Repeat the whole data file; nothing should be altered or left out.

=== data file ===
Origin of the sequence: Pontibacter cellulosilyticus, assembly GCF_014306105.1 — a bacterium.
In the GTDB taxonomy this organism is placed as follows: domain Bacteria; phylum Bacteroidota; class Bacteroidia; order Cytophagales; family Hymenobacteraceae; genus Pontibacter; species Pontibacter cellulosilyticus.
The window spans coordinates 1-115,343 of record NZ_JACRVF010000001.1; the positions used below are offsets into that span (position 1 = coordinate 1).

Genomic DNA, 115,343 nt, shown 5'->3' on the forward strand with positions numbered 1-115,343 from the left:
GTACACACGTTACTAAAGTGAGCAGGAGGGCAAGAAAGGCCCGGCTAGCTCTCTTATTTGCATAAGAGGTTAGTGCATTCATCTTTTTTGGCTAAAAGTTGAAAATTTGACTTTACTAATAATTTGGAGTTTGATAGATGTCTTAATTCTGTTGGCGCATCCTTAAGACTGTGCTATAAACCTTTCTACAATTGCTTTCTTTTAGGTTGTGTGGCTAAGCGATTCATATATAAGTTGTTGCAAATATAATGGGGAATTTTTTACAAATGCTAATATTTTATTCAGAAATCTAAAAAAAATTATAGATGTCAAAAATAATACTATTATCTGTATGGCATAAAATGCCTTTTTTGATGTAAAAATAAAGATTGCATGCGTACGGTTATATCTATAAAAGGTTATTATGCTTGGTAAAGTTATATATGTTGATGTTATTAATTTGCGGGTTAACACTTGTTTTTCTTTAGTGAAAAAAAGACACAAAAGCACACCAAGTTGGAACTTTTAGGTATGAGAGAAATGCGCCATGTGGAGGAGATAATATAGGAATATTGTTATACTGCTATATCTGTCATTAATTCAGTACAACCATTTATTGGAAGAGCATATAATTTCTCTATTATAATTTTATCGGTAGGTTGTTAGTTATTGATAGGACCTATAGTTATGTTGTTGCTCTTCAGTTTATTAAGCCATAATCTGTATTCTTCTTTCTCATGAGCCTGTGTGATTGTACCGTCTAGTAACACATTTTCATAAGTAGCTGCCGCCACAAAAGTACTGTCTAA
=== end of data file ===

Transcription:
Origin of the sequence: Pontibacter cellulosilyticus, assembly GCF_014306105.1 — a bacterium.
In the GTDB taxonomy this organism is placed as follows: domain Bacteria; phylum Bacteroidota; class Bacteroidia; order Cytophagales; family Hymenobacteraceae; genus Pontibacter; species Pontibacter cellulosilyticus.
The window spans coordinates 1-115,343 of record NZ_JACRVF010000001.1; the positions used below are offsets into that span (position 1 = coordinate 1).

Genomic DNA, 115,343 nt, shown 5'->3' on the forward strand with positions numbered 1-115,343 from the left:
GTACACACGTTACTAAAGTGAGCAGGAGGGCAAGAAAGGCCCGGCTAGCTCTCTTATTTGCATAAGAGGTTAGTGCATTCATCTTTTTTGGCTAAAAGTTGAAAATTTGACTTTACTAATAATTTGGAGTTTGATAGATGTCTTAATTCTGTTGGCGCATCCTTAAGACTGTGCTATAAACCTTTCTACAATTGCTTTCTTTTAGGTTGTGTGGCTAAGCGATTCATATATAAGTTGTTGCAAATATAATGGGGAATTTTTTACAAATGCTAATATTTTATTCAGAAATCTAAAAAAAATTATAGATGTCAAAAATAATACTATTATCTGTATGGCATAAAATGCCTTTTTTGATGTAAAAATAAAGATTGCATGCGTACGGTTATATCTATAAAAGGTTATTATGCTTGGTAAAGTTATATATGTTGATGTTATTAATTTGCGGGTTAACACTTGTTTTTCTTTAGTGAAAAAAAGACACAAAAGCACACCAAGTTGGAACTTTTAGGTATGAGAGAAATGCGCCATGTGGAGGAGATAATATAGGAATATTGTTATACTGCTATATCTGTCATTAATTCAGTACAACCATTTATTGGAAGAGCATATAATTTCTCTATTATAATTTTATCGGTAGGTTGTTAGTTATTGATAGGACCTATAGTTATGTTGTTGCTCTTCAGTTTATTAAGCCATAATCTGTATTCTTCTTTCTCATGAGCCTGTGTGATTGTACCGTCTAGTAACACATTTTCATAAGTAGCTGCCGCCACAAAAGTACTGTCTAA